- Establish a bedtime routine to help your little one get in the mood for sleep.
- Make sure your child is getting enough exercise to tire them out in the day – but avoid overstimulation too close to bedtime.
- Make sure the space where they sleep is nice and comforting.
- Be consistent. If your child keeps getting out of bed, gently help them back without fuss, chat or attention. But, if that’s getting tough and you feel like your patience is about to run out, it’s ok to take a break – if you can, get your partner to take a turn or few, or get them to stay in the bedroom with your toddler until you’re feeling calm and able to deal with them again.
- It can be really tempting, especially if you’ve just settled down to watch something really good on TV, but try not to give in by bringing them into the living room or letting them watch TV with you, as it just stimulates them and wakes them up even more
- Avoid them becoming overtired by ensuring they get a daytime nap (or two) if still needed.
Issue #2: They wake in the night
We all briefly surface as we go through cycles of lighter and deeper sleep, but toddlers sometimes wake up fully during one of the lighter cycles and find it hard to drop back off again. It’s totally normal for them to do this, for some wee ones it’s just once in a while, for other toddlers it’s every night, several times a night!
Some things to try:
- Leave them alone for a short while to see if they can settle themselves.
- If they don’t, go in and settle them down gently, then say ‘Goodnight’ firmly and leave the room. You may need to repeat this several times, or even stay with them for a bit until you feel they’ve calmed down. Each time they cry, try to leave it a bit longer before you go in and calm them down.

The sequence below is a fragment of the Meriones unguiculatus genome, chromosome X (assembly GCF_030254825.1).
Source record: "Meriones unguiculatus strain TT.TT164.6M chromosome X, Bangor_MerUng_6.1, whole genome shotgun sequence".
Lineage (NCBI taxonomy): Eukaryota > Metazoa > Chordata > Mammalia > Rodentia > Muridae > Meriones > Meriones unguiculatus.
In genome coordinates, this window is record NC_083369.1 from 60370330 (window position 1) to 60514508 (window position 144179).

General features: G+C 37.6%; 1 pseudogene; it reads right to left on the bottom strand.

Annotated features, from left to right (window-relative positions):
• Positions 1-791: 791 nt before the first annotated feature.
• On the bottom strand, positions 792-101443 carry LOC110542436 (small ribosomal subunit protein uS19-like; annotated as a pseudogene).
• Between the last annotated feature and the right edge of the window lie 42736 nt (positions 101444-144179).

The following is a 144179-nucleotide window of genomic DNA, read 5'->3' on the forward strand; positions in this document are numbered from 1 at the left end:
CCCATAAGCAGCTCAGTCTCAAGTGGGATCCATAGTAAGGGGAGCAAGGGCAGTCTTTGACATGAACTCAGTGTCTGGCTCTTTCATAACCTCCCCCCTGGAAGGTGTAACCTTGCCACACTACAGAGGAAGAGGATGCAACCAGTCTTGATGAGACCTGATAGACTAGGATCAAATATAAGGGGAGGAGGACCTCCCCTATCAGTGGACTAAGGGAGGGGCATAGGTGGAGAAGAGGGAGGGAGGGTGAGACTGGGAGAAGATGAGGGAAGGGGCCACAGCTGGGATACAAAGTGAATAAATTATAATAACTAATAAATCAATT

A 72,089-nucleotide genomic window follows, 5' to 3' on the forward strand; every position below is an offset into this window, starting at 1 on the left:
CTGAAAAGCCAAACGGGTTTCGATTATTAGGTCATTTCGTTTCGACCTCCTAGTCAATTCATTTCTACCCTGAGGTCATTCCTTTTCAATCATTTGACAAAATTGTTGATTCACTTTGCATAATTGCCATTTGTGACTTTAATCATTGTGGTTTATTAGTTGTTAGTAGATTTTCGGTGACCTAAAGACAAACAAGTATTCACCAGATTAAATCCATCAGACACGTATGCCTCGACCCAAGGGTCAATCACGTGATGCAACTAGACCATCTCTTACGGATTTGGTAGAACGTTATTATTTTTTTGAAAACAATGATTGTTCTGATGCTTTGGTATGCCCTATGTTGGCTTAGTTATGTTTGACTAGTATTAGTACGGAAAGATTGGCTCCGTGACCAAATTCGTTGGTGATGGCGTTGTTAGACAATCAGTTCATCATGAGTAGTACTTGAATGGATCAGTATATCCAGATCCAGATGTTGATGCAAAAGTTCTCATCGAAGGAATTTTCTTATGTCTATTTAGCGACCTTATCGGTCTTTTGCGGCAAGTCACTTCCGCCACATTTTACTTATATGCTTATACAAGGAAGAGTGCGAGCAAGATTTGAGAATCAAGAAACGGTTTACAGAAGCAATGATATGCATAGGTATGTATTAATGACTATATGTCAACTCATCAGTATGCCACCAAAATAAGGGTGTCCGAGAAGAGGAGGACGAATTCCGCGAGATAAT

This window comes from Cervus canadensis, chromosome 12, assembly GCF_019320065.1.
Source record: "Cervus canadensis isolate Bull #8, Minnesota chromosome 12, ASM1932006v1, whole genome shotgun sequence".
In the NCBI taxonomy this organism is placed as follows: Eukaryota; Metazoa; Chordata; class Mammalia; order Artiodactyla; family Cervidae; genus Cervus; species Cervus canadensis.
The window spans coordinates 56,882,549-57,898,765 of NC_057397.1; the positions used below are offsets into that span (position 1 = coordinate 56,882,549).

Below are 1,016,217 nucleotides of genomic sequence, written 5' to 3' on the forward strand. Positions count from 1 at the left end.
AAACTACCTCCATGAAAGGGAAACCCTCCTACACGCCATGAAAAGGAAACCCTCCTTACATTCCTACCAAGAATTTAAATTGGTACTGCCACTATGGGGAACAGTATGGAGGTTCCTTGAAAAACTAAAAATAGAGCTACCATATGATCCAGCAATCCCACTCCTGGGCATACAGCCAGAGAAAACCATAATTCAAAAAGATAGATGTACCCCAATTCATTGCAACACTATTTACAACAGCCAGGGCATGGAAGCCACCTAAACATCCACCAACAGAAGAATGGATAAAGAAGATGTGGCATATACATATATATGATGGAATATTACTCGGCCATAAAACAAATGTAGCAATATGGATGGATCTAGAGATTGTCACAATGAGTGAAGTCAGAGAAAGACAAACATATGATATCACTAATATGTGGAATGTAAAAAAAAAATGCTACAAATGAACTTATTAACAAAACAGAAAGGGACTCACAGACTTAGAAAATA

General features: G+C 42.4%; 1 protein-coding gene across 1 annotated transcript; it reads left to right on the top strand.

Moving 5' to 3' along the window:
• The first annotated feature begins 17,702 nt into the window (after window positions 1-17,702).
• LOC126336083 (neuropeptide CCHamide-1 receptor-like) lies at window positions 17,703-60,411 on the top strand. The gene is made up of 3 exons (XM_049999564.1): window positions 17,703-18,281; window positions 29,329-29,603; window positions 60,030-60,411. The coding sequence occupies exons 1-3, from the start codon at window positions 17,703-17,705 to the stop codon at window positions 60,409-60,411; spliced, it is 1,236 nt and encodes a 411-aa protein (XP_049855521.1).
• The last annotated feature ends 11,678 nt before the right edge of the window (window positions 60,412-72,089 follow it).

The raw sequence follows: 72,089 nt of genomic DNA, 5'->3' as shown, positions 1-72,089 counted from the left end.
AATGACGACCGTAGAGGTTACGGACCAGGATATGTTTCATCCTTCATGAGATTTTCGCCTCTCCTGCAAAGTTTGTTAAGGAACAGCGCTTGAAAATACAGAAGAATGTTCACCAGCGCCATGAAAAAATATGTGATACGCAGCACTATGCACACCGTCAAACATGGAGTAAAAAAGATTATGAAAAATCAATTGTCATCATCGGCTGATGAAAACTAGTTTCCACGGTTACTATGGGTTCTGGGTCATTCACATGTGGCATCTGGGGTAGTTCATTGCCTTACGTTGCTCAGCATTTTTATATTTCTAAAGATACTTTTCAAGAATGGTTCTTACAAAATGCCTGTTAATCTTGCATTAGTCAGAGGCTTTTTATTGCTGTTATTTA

Issue #3: They keep coming into our bed
One way toddlers can exert their growing independence is by getting out of their bed and coming into yours. Have there been any changes in your family routines?
First of all, decide if this is something that bothers you? You might be perfectly happy to have them in beside you, especially if it means you’re all getting a good night’s sleep. If that’s the case then relax and enjoy the cuddles – they most likely won’t want to do that when they’re a teenager!
But if it is disrupting your own sleep and you’re feeling drained by the morning, here are some ideas that might help them to stay in their own bed:
- During the day say to your child, ‘Everyone sleeps in their own bed at night.’ Talk to them about how it’s their own special space. You could get them to help you pick out the duvet cover they like best, some of their favourite cuddlies, maybe even a book that they can have a look at to help them drift off if they wake in the night.
- However tired you are, if they get up or come into your bed, take them back and settle them down gently.
- Be prepared to repeat this. After a few nights they should get the idea. You might want to reward them for staying in bed by using a star chart.
Issue #4: They are scared of the dark
At this age your little one is developing an active imagination.
- Avoid scary TV programmes, computer games or stories.
- Use a nightlight.
- If they awake from a nightmare, stay with them for a bit and explain that it was just a dream.
- If your child is waking regularly with nightmares, ask them if they are upset or worried about anything.
- A stressful event, such as starting nursery or the arrival of a new baby, may be the cause, so again, try chatting to them about whether anything is worrying them.
- Talk to your doctor or health visitor if their nightmares persist.